CXT Concrete Buildings - Restroom, Shower, Utility and Concession Buildings
Facility Profile - April 2005

High-Tech High School Fitness

Buffalo Grove High School
Buffalo Grove, Ill.

By Kyle Ryan


As schools around the country face budget cuts, physical-education programs often become casualties. For some kids, school can be the only place where they exercise, and once that is gone, little stands in the way to slow down the nationwide obesity epidemic.

Then there's Buffalo Grove, Ill. A suburb of Chicago, it's home to the 2,000-student Buffalo Grove High School, which exists in a sort of parallel universe to the rest of the world. Not only does the school have 26 different sports for students, it also has a weight-training and cardio room that's nicer than most health clubs, with 14 selectorized weight stations, 18 cardio machines, free weights and three televisions.

The weight and cardio machines use Fitlinxx, a computerized workout-tracking program. The system installs directly into new or existing fitness machines, which are then linked via a network to a database that tracks users' results. Students have personalized settings for their workouts, and the computer monitors them, making sure they lift correctly and at the right speed. Students begin workouts by visiting a kiosk that loads their workout information into the machines, then at each station, using a personal code, they activate the machines for their specific workout.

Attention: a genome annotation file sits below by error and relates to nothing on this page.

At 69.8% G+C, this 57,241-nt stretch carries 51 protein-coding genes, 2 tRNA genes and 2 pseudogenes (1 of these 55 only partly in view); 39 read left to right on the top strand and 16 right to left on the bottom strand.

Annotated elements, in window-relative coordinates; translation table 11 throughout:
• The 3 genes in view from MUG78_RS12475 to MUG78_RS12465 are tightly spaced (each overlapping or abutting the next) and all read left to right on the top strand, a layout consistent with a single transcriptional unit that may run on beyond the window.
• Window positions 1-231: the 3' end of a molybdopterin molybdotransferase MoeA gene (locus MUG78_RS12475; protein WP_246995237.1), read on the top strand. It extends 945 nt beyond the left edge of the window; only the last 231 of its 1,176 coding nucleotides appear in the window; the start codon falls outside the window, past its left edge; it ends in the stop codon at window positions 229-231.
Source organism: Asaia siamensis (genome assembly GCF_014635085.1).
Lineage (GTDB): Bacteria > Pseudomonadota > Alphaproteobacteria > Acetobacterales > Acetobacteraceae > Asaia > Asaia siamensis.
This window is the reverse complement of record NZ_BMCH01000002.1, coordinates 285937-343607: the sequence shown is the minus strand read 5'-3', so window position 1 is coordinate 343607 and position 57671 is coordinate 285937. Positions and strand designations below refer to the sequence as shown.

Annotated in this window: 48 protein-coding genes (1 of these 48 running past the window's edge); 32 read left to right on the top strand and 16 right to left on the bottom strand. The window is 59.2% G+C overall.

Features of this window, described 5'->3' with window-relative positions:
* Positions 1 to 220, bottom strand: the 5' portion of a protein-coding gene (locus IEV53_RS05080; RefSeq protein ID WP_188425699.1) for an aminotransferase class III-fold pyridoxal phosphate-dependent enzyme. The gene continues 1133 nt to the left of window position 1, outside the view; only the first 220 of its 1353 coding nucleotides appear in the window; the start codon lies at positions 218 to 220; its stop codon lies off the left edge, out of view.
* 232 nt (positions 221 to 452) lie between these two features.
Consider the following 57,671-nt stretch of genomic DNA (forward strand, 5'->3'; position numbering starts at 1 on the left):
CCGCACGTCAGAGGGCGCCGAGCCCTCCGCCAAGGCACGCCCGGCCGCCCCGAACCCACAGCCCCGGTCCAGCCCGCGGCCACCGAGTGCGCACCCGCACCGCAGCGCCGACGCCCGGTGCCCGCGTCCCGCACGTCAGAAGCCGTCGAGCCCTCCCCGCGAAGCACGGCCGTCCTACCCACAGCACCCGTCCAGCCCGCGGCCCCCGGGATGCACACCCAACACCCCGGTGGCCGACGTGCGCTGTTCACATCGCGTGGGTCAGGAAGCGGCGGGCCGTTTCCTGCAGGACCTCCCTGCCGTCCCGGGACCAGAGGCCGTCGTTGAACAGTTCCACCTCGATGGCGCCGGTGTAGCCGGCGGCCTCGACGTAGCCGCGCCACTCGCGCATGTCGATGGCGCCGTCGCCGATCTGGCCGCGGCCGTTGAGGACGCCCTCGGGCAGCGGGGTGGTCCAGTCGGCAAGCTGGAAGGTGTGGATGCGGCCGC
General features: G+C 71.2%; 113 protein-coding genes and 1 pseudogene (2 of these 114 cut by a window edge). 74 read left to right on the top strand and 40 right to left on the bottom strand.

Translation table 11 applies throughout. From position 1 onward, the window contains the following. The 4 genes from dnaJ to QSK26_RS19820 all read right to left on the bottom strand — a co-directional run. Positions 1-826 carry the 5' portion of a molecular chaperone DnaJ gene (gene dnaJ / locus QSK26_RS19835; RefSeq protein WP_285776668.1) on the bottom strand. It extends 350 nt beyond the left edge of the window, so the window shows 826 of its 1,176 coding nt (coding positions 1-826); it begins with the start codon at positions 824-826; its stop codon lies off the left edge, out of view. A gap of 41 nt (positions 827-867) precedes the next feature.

Sound nice? It is, according to Dr. Joe Scarpino, who heads up the school's P.E. programs. Scarpino has been with the school since it opened in 1973, when the all they had was a weight room in the basement. The setup improved a bit over the years, but nothing compared to what he has now.

The whole idea came from the school's principal.

"The principals in district 214 receive a lump sum to spend on their buildings to upgrade whatever they want to do," Scarpino says. "In 2000, he says, 'It's P.E.'s turn. I want you to build something that nobody else has. I don't just want weights; I want something better'—and he never gave us a price tag."

Scarpino and a team of five other people spent six months going to hospitals, health clubs and universities. There, they discovered the Fitlinxx program, which at the time was limited to hospitals and high-end health clubs. But Scarpino knew he wanted it, and he received the green light to push the program forward.

Even with money from the district, incorporating the computerized workout-tracking program required some extra money, as the system can be pricey to install. Eighteen months of fund-raising followed, where Scarpino and others "begged and pleaded" for money. Again, they had some high-tech help. Using computer assisted design (CAD) software helped bolster their pitch. Potential donors could see exactly where their money would go.

"It wasn't like, 'We need some money because we're opening up a weight room,'" Scarpino says. "It was, 'Why don't you contribute? This is what we're building, and this is what it's going to cost us.' And I think that technique put us over the top. People knew exactly what we were doing, exactly what they were buying and helping to buy."